In this partially assembled condition, the retainer unit and socket can still be removed simply by inwardly displacing the retainer elements to disengage recesses 30 from the holding fingers and then withdrawing the unit from the track opening. In presently contemplated installations it is desired that the socket be permanently mounted to the track member even though the relay may be readily attached and removed. To this end there is provided additional locking means to prevent withdrawal of the socket and retainer unit once this subassembly has been installed as described above. Lock clips 100 (see FIGS. 4, 5) are provided in the form of elongated thin plates having a central upstanding resilient finger 101 struck from the main body portion 102 thereof by means of a pair of vertical slots 103, 104 extending only partly through the body from the upper end thereof. Finger 101 has a fixed laterally projecting dog 105 with a flat upper surface 106 and a curved lower surface 107. The spring finger 101 has a thickness less than the thickness of the body 102 of the lock clip, being coplanar with body 102 on the side from which dog 105 projects. This allows lateral motion of the finger 101 and dog 105 as the finger flexes to permit insertion of the cam dog 105 into an aperture or recess 110 formed in walls 19 of the retainer elements on either side of the opening 21. For each larger retainer unit 10, four lock clips are employed, two for each wall 19, with one on each side of opening 21.
With the retainer unit and socket assembled to the track member, but before the lock clips have been inserted, the walls 19 may be inwardly flexed toward the adjacent walls 69, 70 of the socket as illustrated in FIG. 6. This flexure allows the shoulders 30 to clear the holding fingers during insertion of the retainer unit. However, with the walls 19 in their outer (unflexed) positions and the shoulders engaged over and abutting the holding fingers of the opening, there is a space 111 between the mutually facing surfaces of the walls 19 and the walls 69, 70 of the socket 12. These walls 69, 70 are vertical, parallel to each other and parallel to the vertical extent of the retainer unit walls 19, and thus the space 111 is a substantially rectangular parallel wall space. Into this space, from the top of the track, is inserted the lock clip 100 with its finger 101 extending upwardly and with its dog 105 extending outwardly. As the clip is inserted downwardly into the space between the walls 19 and the socket walls 69, 70, the cam surface 107 of dog 105 causes the finger 101 to be cammed inwardly, toward the socket, permitting further insertion of the clip until the dog enters the aperture 110 in the wall 19. Preferably the aperture 110 is located at a position below the lower surface of the web 74 of track 13, with the retainer unit assembled to the track, to discourage removal of the lock clip which now can be removed only by being destroyed. With the lock clip inserted, walls 19 can no longer be inwardly displaced and thus the shoulders 30 cannot be disengaged from the holding fingers and withdrawal of the socket and retainer unit is prevented. The lock clips 100 not only prevent withdrawal of the unit 10, but also insure proper latching engagement of the shoulders 30 of the retainer elements with the holding fingers 271, 272, 274, 275 of the mounting track opening. Thus it is possible that if the retainer elements 15, 16 should become bent and thus permanently displaced inwardly so that even though the unit could be inserted into the opening, the fingers would not resiliently move outwardly to engage the shoulders over the fingers. The lock clips, when inserted into the space between the wall 19 and the walls 69, 70 of the socket, will force the retainer elements outwardly to thus insure proper latching engagement of the shoulders and fingers.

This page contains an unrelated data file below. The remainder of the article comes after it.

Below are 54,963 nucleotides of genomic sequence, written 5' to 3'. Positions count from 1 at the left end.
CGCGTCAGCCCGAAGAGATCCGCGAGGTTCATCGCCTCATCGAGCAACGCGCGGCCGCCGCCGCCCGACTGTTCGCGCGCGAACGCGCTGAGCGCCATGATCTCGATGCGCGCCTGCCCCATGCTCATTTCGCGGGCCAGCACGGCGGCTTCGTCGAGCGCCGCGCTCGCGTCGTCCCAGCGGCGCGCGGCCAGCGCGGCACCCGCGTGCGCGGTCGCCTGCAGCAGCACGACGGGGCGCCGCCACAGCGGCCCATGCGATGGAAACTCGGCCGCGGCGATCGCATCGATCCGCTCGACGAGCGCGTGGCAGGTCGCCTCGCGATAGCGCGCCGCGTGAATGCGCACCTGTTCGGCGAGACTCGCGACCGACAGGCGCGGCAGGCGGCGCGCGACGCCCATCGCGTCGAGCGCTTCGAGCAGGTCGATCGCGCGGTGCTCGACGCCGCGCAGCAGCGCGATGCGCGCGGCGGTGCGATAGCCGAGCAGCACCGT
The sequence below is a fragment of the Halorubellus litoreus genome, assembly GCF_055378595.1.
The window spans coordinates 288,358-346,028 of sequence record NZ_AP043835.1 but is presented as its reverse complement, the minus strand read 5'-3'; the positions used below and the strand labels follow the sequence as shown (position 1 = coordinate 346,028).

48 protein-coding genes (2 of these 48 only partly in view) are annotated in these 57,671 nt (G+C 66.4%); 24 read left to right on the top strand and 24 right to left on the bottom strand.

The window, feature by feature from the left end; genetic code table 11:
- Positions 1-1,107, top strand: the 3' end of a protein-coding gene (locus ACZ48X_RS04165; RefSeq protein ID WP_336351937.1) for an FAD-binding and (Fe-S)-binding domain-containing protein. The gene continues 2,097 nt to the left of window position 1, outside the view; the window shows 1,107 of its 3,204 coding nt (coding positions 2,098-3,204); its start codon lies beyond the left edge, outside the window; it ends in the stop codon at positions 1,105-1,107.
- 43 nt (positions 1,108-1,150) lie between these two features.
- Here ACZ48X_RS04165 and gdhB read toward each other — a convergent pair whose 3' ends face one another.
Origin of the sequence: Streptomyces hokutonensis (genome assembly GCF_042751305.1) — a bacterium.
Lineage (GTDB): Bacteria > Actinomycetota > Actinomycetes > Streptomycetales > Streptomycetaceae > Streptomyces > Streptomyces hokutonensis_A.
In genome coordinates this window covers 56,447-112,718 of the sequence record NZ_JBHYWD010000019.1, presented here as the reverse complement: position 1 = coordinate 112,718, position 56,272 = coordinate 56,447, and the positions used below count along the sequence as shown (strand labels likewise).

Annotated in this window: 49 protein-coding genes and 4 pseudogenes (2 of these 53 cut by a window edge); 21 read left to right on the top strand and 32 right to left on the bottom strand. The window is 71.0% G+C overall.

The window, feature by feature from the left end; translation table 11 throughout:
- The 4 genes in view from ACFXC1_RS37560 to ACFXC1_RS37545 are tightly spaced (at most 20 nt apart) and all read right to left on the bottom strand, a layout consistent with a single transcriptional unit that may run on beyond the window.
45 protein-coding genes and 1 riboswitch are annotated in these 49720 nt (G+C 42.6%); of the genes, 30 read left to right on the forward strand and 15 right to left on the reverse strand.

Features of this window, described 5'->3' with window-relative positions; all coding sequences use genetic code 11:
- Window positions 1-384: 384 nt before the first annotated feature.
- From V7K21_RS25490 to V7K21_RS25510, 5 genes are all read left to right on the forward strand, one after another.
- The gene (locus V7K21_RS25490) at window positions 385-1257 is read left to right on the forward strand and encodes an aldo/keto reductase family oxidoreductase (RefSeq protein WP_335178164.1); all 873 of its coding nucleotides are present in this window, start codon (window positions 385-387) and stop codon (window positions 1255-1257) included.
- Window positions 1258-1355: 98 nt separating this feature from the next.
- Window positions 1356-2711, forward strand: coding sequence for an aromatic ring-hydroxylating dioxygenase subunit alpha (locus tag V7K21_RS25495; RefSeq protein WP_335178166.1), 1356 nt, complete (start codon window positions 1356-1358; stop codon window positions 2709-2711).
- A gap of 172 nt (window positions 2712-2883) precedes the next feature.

After the retainer unit and socket are attached and locked in place, the relay 11 is then attached to the socket 12, completing the assembly. This is accomplished merely by moving the relay downwardly between the walls 19 so that the depending contact pins 56 can enter the openings 58 to engage the socket contacts 57. In order for the relay to be moved downwardly in this manner, the knob 42 is rotated sufficiently to cause the bayonet pins 244 to pass by the edges 28 at the upper ends of the walls 19. When the relay is fully mated with the socket 12, the knob 42 is rotated back to position the pins 244 transversely relative to the relay, causing the pins to enter the bayonet slots 26. The compression spring 45 biases the knob 42 upwardly so that the pins are held in the inner recessed portions 27 of the bayonet slots 26 and the unit is fully secured in place. The reinforcing and guiding ribs 25 which have guided the retainer unit in the initial portion of its installation, help maintain the upper wall portions 23 in the proper position to permit entry of the pins 244 into the bayonet slots 26. Installation is rapidly and easily accomplished in this manner, entirely without tools, with the socket being securely and positively locked in place against removal.
There is a firm and positive locking of the entire unit, including the relay to the track. Nevertheless, disassembly of the relay is effected merely by pushing downwardly on the knob 42 and rotating it a few degrees to cause the pins 244 to leave the bayonet slots 26. The relay may then be pulled upwardly to disengage the socket and to become free of the attaching unit 10. The knob 42, positioned at the upper end of the assembly, is easily grasped and pulled to remove the relay even where the relay is closely crowded in with other elements.
The very same pins 244 that hold the entire relay assembly in the bayonet slots also hold the knob firmly to the relay and, in addition, limit the relative rotation and axial motion of the rod. Thus the arrangement of bayonet pins 244 and recesses 243 of the relay post 40 provides a simplified construction that performs a number of different functions and avoids the need for an opening in the knob wall, which could admit salt air, moisture, dust and the like.